The differences in the toledoth statements of Genesis 2:4 and 5:1 affirm that chapter 1 is the overview, the record of the origin of the ‘heavens and earth’ (2:4)—whereas chapter 2 is concerned with Adam and Eve, the detailed account of Adam and Eve’s creation (5:1,2). The wording of 2:4 also suggests the shift in emphasis: in the first part of the verse it is ‘heavens and earth’ whereas in the end of the verse it is ‘earth and heavens.’

The purpose of Genesis 2:18–25 is not to give another account of creation but to show that there was no kinship whatsoever between Adam and the animals. None was like him, and so none could provide fellowship or companionship for him. Why not? Because Adam had not evolved from them, but was ‘a living soul’ whom God had created ‘in His own image’ (Genesis 2:7 and 1:27). This means (among other things) that God created Adam to be a person whom He could address, and who could respond to and interact with Himself.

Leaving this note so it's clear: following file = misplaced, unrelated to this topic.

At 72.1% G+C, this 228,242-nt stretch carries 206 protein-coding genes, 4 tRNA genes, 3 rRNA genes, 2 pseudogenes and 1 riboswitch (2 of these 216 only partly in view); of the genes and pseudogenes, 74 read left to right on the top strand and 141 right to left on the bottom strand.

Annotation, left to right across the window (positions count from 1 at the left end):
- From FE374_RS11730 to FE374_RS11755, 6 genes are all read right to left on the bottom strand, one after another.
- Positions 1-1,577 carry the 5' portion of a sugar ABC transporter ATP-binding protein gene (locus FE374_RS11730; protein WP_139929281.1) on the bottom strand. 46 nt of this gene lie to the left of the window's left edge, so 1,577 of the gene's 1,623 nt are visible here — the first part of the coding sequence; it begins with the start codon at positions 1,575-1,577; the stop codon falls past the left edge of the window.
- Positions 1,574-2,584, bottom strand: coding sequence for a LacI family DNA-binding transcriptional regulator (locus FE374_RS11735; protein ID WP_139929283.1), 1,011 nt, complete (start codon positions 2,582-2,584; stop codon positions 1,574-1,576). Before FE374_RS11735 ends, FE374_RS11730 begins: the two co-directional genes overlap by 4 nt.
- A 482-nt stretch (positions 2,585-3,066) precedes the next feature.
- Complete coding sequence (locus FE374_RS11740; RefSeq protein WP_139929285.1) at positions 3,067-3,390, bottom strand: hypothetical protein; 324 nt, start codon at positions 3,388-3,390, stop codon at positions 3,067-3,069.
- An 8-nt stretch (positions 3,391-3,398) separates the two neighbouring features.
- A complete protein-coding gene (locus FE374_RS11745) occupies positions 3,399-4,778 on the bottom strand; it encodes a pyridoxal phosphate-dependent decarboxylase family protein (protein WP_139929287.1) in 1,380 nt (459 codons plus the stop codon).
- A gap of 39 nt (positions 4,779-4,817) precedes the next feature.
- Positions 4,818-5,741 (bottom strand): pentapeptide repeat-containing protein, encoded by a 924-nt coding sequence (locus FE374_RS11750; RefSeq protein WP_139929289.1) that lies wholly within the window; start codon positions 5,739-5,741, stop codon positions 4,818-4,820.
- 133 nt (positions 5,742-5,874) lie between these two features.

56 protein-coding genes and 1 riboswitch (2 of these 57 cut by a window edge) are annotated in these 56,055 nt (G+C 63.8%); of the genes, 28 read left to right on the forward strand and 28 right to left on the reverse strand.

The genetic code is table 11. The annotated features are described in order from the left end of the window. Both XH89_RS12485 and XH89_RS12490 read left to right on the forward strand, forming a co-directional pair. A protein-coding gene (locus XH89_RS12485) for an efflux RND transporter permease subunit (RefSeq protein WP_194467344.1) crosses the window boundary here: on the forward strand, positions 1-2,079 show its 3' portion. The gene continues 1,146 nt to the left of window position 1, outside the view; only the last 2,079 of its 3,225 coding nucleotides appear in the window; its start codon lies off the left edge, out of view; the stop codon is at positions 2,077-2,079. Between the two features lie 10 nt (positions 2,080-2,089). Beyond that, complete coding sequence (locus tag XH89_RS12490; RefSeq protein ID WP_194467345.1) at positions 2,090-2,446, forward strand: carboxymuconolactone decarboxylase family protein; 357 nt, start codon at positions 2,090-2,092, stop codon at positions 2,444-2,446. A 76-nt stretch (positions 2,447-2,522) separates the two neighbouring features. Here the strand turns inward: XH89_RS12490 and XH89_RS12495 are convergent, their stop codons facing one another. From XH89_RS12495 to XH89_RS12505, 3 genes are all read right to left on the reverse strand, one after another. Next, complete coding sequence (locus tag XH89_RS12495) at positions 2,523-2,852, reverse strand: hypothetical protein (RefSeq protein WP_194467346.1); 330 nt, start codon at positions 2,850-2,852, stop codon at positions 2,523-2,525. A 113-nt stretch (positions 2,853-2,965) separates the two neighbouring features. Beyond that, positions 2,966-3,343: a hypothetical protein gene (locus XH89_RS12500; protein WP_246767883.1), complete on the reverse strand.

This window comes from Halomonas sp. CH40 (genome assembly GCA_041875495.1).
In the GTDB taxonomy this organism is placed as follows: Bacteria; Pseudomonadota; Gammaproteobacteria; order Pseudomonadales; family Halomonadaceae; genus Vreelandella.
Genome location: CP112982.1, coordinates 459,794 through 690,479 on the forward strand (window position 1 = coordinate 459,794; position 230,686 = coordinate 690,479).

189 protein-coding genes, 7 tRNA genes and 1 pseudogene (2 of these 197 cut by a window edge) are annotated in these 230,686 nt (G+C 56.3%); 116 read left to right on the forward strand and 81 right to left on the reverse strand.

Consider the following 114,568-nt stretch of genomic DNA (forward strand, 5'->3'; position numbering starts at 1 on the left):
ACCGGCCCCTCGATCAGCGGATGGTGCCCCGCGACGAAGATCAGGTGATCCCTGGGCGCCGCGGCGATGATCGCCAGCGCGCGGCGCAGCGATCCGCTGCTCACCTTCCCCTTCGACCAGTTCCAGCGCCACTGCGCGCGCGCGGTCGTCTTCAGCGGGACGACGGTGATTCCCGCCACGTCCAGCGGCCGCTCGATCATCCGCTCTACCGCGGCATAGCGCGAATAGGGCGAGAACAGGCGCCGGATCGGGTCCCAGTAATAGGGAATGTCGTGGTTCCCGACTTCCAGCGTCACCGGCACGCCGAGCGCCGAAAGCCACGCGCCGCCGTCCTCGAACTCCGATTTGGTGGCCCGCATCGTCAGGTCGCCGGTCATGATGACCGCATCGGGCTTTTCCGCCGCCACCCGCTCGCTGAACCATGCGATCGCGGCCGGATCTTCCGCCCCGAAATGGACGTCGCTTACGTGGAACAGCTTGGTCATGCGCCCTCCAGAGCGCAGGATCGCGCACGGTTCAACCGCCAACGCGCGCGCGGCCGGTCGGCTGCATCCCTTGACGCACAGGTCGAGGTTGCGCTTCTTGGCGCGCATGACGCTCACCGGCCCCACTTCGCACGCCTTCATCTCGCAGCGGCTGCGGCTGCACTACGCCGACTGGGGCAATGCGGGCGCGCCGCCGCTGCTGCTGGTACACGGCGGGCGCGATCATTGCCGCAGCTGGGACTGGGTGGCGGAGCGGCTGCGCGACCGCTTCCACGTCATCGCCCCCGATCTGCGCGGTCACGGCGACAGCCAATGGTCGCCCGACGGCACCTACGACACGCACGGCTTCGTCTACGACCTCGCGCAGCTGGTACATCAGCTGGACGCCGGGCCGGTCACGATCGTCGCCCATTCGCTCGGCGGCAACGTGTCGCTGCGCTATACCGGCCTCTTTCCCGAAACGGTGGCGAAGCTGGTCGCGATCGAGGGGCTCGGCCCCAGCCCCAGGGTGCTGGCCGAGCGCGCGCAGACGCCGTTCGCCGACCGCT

Let us apply this understanding to another objection: some also see a problem with the plants and herbs in Genesis 2:5 and the trees in Genesis 2:9. We have already realized that Genesis 2 focuses on issues of direct import to Adam and Eve, not creation in general. Notice that the plants and herbs are described as ‘of the field’ in Genesis chapter 2 (compare 1:12) and they needed a man to tend them (2:5). These are clearly cultivated plants, not just plants in general. Also, the trees (2:9) are only the trees planted in the garden, not trees in general.

Genesis was written like many historical accounts with an overview or summary of events leading up to the events of most interest first, followed by a detailed account which often recaps relevant events in the overview in greater detail. Genesis 1, the ‘big picture’ is clearly concerned with the sequence of events. The events are in chronological sequence, with day 1, day 2, evening and morning, etc. The order of events is not the major concern of Genesis 2. In recapping events they are not necessarily mentioned in chronological order, but in the order which makes most sense to the focus of the account. For example, the animals are mentioned in verse 19, after Adam was created, because it was after Adam was created that he was shown the animals, not that they were created after Adam